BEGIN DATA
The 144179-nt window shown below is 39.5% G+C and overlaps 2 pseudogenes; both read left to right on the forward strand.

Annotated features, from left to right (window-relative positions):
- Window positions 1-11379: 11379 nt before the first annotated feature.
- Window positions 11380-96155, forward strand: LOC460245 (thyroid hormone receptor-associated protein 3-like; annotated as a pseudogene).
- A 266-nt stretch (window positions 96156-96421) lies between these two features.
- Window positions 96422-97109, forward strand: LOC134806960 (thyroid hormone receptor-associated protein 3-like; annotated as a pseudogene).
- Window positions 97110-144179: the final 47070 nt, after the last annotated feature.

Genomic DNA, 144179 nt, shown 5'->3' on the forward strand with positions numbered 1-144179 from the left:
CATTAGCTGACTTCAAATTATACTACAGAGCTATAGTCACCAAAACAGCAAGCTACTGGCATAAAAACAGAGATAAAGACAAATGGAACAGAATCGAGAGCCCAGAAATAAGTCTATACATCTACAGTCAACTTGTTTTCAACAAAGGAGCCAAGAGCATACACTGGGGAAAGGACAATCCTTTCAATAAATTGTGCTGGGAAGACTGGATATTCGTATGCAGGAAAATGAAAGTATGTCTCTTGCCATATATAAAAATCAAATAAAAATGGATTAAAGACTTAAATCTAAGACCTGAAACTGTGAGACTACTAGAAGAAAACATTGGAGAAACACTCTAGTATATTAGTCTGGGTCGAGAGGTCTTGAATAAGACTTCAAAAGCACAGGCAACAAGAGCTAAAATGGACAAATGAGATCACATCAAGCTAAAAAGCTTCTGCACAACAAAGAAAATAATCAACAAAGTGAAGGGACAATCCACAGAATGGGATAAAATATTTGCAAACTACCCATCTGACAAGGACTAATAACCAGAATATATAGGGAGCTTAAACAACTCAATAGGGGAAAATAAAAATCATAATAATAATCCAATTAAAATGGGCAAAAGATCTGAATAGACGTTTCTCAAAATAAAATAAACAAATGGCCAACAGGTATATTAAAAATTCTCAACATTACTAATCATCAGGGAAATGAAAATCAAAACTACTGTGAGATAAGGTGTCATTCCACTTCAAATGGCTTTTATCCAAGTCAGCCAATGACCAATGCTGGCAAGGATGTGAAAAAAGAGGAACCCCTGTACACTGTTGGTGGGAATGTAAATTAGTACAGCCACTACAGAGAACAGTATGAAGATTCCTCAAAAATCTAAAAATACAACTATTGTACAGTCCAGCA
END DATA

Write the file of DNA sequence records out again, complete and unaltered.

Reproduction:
The 144179-nt window shown below is 39.5% G+C and overlaps 2 pseudogenes; both read left to right on the forward strand.

Annotated features, from left to right (window-relative positions):
- Window positions 1-11379: 11379 nt before the first annotated feature.
- Window positions 11380-96155, forward strand: LOC460245 (thyroid hormone receptor-associated protein 3-like; annotated as a pseudogene).
- A 266-nt stretch (window positions 96156-96421) lies between these two features.
- Window positions 96422-97109, forward strand: LOC134806960 (thyroid hormone receptor-associated protein 3-like; annotated as a pseudogene).
- Window positions 97110-144179: the final 47070 nt, after the last annotated feature.

Genomic DNA, 144179 nt, shown 5'->3' on the forward strand with positions numbered 1-144179 from the left:
CATTAGCTGACTTCAAATTATACTACAGAGCTATAGTCACCAAAACAGCAAGCTACTGGCATAAAAACAGAGATAAAGACAAATGGAACAGAATCGAGAGCCCAGAAATAAGTCTATACATCTACAGTCAACTTGTTTTCAACAAAGGAGCCAAGAGCATACACTGGGGAAAGGACAATCCTTTCAATAAATTGTGCTGGGAAGACTGGATATTCGTATGCAGGAAAATGAAAGTATGTCTCTTGCCATATATAAAAATCAAATAAAAATGGATTAAAGACTTAAATCTAAGACCTGAAACTGTGAGACTACTAGAAGAAAACATTGGAGAAACACTCTAGTATATTAGTCTGGGTCGAGAGGTCTTGAATAAGACTTCAAAAGCACAGGCAACAAGAGCTAAAATGGACAAATGAGATCACATCAAGCTAAAAAGCTTCTGCACAACAAAGAAAATAATCAACAAAGTGAAGGGACAATCCACAGAATGGGATAAAATATTTGCAAACTACCCATCTGACAAGGACTAATAACCAGAATATATAGGGAGCTTAAACAACTCAATAGGGGAAAATAAAAATCATAATAATAATCCAATTAAAATGGGCAAAAGATCTGAATAGACGTTTCTCAAAATAAAATAAACAAATGGCCAACAGGTATATTAAAAATTCTCAACATTACTAATCATCAGGGAAATGAAAATCAAAACTACTGTGAGATAAGGTGTCATTCCACTTCAAATGGCTTTTATCCAAGTCAGCCAATGACCAATGCTGGCAAGGATGTGAAAAAAGAGGAACCCCTGTACACTGTTGGTGGGAATGTAAATTAGTACAGCCACTACAGAGAACAGTATGAAGATTCCTCAAAAATCTAAAAATACAACTATTGTACAGTCCAGCA